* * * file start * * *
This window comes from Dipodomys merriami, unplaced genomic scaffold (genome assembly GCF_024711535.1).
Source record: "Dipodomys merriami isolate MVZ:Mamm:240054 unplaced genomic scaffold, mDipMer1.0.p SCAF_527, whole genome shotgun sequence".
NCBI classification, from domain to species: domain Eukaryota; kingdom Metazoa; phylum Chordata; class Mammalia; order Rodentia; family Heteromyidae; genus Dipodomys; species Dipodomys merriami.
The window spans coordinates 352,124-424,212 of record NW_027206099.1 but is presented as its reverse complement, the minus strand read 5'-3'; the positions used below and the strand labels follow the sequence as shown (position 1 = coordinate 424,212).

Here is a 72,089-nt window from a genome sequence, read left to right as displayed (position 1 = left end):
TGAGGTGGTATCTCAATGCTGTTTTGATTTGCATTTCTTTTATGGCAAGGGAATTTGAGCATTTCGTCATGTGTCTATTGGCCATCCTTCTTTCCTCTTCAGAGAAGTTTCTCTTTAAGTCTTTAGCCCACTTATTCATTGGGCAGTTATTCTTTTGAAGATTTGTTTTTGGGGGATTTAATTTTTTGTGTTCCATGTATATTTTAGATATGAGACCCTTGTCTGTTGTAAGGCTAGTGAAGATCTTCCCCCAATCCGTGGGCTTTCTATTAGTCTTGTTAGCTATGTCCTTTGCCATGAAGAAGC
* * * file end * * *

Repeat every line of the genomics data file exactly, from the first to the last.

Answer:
This window comes from Dipodomys merriami, unplaced genomic scaffold (genome assembly GCF_024711535.1).
Source record: "Dipodomys merriami isolate MVZ:Mamm:240054 unplaced genomic scaffold, mDipMer1.0.p SCAF_527, whole genome shotgun sequence".
NCBI classification, from domain to species: domain Eukaryota; kingdom Metazoa; phylum Chordata; class Mammalia; order Rodentia; family Heteromyidae; genus Dipodomys; species Dipodomys merriami.
The window spans coordinates 352,124-424,212 of record NW_027206099.1 but is presented as its reverse complement, the minus strand read 5'-3'; the positions used below and the strand labels follow the sequence as shown (position 1 = coordinate 424,212).

Here is a 72,089-nt window from a genome sequence, read left to right as displayed (position 1 = left end):
TGAGGTGGTATCTCAATGCTGTTTTGATTTGCATTTCTTTTATGGCAAGGGAATTTGAGCATTTCGTCATGTGTCTATTGGCCATCCTTCTTTCCTCTTCAGAGAAGTTTCTCTTTAAGTCTTTAGCCCACTTATTCATTGGGCAGTTATTCTTTTGAAGATTTGTTTTTGGGGGATTTAATTTTTTGTGTTCCATGTATATTTTAGATATGAGACCCTTGTCTGTTGTAAGGCTAGTGAAGATCTTCCCCCAATCCGTGGGCTTTCTATTAGTCTTGTTAGCTATGTCCTTTGCCATGAAGAAGC